The resident alveolar macrophage (AM) is a heterogenous population of cells that function as the first line of defense in the lung. Glutathione (GSH), a major antioxidant in the lung, is required by the AM to maintain redox potential and optimize intracellular functioning. Initial clinical reviews suggested that in utero alcohol (ETOH) exposure increases neonatal sepsis in the newborn. We are the first to have demosntrated that chronic in utero ETOH exaggerates oxidant stress for the already vulnerable neonatal lung, diminishing GSH availability. ETOH impaired phagocytic function and viability of the premature and term AM. Further, GSH in vivo or in vitro maintained AM function. New investigations from our laboratory suggested that in utero ETOH increased AM NADPH oxidase, increased transforming growth factor beta1 (TGF?1) and diminished AM peroxisome proliferator-activated receptor gamma (PPAR ?) in the fetal AM. The ETOH AM maturation was delayed, dysfunctional in phagocytosis and bacterial clearance, resulting in increased systemic sepsis and pneumonia from experimental group B streptococcus. Further, maternal therapy with SAM-e during ETOH ingestion maintained AM maturation, diminished ETOH-induced dysfunction and protected against increased infection. This revised application will examine our hypotheses that the chronic oxidant stress from in utero ETOH exposure delays the maturation of the AM, diminishing its function and increasing the risk of neonatal infection. Furthermore, we hypothesize that targeted maternal or neonatal therapies will improve fetal AM maturation and function, ultimately protecting the ETOH exposed neonate. Using our guinea pig and now a new mouse model of in utero and in vitro ETOH exposure, we will address the following specific aims to determine:1-the mechanisms by which an imbalance of increased TGF?1 and decreased PPARg delays the maturation of the developing AM;2-the consequences of ETOH-induced delay in AM maturation on the function of the developing ETOH-exposed AM and the risk of sepsis and pneumonia in vitro and in vivo;3-the effects of maternal therapies during ETOH ingestion in vivo on the maturation and function of the AM;4-a role for neonatal therapies in vivo to the newborn pups after ETOH exposure to improve AM maturation and function. These novel investigations will define the mechanism of ETOH-induced delay in the maturation of the neonatal AM, and explore exciting potential therapeutic interventions for the at-risk neonate. This application will define the mechanism(s) of in utero Ethanol-induced delay in the maturation of the neonatal alveolar macrophage and the risk of pneumonia/sepsis in the newborn. This pre-clinical application is the first to investigate potential therapeutic interventions for the at-risk neonate exposed to increased oxidative stress, such as occurs with in utero alcohol exposure.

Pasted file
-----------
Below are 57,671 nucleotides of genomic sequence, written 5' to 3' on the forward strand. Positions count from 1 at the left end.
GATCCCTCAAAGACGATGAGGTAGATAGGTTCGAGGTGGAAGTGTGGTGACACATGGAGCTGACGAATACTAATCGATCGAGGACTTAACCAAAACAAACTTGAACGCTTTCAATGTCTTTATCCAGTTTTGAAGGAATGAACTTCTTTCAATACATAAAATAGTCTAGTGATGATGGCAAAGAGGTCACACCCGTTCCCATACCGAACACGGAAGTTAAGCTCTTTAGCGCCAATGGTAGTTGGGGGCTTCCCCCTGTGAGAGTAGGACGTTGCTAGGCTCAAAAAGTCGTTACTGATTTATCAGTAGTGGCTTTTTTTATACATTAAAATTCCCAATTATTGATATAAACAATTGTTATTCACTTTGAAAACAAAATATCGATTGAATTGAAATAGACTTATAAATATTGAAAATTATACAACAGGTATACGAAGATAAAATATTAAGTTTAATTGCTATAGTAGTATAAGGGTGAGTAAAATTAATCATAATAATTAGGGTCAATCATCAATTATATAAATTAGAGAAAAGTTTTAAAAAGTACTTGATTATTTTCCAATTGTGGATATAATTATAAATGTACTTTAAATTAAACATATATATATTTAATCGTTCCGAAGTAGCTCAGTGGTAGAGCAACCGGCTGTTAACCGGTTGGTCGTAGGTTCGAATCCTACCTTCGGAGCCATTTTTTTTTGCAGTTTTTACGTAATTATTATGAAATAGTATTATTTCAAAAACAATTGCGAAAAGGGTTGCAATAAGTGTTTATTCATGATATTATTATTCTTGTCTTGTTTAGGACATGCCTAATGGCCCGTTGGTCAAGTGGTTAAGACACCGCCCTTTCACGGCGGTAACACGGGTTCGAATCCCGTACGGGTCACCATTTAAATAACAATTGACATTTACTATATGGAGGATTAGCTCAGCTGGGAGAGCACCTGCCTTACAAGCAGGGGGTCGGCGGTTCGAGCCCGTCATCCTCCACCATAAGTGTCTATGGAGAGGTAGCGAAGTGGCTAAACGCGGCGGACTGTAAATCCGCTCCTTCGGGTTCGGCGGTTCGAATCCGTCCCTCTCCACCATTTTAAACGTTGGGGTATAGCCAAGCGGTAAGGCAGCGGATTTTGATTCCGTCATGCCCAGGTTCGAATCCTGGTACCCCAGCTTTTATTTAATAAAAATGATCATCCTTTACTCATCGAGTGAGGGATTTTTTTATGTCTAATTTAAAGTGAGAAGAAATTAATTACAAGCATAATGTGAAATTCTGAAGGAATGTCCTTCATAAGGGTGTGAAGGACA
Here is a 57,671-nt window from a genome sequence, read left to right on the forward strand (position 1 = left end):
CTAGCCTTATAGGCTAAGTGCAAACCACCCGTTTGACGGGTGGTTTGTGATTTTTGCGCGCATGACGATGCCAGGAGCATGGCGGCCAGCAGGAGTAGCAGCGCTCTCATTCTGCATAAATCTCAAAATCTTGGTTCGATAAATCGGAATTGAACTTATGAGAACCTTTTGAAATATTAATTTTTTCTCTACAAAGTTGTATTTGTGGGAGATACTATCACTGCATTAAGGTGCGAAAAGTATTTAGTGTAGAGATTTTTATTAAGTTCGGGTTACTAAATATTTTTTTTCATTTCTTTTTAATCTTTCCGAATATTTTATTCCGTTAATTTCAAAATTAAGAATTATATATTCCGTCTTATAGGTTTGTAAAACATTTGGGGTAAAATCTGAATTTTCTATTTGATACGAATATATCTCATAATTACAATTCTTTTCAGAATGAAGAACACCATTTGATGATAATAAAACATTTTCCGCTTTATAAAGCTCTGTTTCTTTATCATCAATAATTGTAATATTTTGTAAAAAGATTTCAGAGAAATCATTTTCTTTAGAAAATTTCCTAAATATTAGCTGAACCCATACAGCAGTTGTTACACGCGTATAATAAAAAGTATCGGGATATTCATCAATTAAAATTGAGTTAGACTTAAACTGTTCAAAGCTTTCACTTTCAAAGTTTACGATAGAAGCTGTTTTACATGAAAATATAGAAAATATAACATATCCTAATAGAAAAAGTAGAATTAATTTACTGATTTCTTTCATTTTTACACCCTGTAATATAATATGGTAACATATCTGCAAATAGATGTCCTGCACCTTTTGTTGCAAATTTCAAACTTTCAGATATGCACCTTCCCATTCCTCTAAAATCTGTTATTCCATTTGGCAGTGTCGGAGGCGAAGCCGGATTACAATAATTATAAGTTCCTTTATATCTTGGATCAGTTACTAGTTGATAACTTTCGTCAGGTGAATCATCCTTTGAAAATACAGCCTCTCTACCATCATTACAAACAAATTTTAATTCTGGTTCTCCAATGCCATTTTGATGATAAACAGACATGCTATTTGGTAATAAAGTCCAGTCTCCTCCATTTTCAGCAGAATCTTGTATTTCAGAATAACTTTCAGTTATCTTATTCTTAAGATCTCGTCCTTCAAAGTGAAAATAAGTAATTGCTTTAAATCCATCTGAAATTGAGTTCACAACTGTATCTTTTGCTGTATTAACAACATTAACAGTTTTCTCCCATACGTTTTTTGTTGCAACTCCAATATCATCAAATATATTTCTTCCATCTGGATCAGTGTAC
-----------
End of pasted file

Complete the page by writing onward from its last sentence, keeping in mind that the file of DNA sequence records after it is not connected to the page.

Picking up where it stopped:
National Institute of Health (NIH)
National Institute on Alcohol Abuse and Alcoholism (NIAAA)
Research Project (R01)
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Special Emphasis Panel (ZRG1-RES-B (02))
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Dunty, Jr, William
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Emory University
Schools of Medicine
United States
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Giliberti, Danielle; Mohan, Sowmya S; Brown, Lou Ann S et al. (2013) Perinatal exposure to alcohol: implications for lung development and disease. Paediatr Respir Rev 14:17-21
Gauthier, Theresa W; Ping, Xiao-Du; Gabelaia, Levan et al. (2010) Delayed neonatal lung macrophage differentiation in a mouse model of in utero ethanol exposure. Am J Physiol Lung Cell Mol Physiol 299:L8-16